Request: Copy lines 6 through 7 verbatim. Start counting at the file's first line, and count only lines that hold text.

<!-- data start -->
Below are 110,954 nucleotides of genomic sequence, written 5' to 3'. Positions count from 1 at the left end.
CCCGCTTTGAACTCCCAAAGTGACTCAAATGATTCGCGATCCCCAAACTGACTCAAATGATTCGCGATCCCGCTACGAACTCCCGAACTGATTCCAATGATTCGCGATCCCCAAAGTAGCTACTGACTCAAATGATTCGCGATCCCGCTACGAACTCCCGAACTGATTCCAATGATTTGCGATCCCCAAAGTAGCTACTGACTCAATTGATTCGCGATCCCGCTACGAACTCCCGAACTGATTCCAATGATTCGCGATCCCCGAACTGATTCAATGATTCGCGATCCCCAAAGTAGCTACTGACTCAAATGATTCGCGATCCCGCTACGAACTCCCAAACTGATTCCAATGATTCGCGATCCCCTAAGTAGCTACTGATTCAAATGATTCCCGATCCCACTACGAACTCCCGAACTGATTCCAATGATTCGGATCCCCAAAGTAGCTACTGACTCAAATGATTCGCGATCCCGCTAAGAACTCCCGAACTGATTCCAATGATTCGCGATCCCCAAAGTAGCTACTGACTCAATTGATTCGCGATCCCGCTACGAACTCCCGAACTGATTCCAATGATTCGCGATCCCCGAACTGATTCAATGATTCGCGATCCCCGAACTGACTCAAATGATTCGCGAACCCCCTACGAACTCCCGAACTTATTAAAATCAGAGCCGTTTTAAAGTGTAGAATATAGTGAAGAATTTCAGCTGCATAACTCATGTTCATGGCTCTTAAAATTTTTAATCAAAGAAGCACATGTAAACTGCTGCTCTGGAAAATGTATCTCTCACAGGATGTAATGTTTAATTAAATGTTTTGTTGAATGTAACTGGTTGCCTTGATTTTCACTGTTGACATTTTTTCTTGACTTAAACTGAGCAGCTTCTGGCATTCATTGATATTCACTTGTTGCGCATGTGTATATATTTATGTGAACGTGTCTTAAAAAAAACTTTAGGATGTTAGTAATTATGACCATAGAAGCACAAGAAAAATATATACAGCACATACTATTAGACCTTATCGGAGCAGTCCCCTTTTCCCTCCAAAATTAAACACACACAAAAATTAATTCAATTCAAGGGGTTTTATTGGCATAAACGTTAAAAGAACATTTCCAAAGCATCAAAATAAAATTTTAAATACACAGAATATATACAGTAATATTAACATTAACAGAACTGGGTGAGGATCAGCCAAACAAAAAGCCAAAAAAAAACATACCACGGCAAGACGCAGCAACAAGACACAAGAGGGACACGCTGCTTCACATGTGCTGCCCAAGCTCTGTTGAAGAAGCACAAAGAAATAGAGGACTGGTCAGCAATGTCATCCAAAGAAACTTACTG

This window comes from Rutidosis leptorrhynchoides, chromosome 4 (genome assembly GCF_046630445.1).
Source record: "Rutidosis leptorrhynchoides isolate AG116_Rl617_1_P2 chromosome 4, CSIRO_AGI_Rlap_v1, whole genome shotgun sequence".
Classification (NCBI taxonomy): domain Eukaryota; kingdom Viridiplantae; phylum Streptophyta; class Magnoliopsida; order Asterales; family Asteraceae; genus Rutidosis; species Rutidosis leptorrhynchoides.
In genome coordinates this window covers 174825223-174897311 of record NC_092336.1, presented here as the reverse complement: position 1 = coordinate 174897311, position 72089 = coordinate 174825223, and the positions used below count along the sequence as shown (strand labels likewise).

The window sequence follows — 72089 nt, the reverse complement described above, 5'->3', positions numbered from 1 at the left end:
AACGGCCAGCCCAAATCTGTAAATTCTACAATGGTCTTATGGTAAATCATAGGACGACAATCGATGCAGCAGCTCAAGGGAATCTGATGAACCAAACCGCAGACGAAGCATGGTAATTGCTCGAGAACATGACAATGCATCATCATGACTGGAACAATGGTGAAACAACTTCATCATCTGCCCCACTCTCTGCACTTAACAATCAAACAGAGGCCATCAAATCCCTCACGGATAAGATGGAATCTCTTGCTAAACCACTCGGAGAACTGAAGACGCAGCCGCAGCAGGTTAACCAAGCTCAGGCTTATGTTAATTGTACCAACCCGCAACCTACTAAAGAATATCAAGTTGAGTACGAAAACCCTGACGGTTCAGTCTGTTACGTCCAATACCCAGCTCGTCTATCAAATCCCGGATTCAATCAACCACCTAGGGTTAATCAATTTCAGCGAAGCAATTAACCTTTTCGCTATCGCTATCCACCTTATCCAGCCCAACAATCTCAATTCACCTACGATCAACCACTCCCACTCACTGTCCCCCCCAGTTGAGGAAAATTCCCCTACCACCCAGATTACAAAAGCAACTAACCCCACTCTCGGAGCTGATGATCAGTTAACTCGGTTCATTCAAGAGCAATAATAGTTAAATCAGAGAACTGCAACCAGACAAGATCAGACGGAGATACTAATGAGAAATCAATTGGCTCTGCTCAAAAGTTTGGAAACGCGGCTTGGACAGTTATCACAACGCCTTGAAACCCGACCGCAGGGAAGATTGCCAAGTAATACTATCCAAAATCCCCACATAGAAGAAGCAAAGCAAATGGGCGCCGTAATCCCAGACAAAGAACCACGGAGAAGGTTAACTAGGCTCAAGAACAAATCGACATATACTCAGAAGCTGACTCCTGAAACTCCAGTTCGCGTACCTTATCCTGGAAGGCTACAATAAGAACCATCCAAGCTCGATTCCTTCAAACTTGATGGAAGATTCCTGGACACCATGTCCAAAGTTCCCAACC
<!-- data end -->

In genome coordinates this window covers 174825223-174897311 of record NC_092336.1, presented here as the reverse complement: position 1 = coordinate 174897311, position 72089 = coordinate 174825223, and the positions used below count along the sequence as shown (strand labels likewise).

The window sequence follows — 72089 nt, the reverse complement described above, 5'->3', positions numbered from 1 at the left end: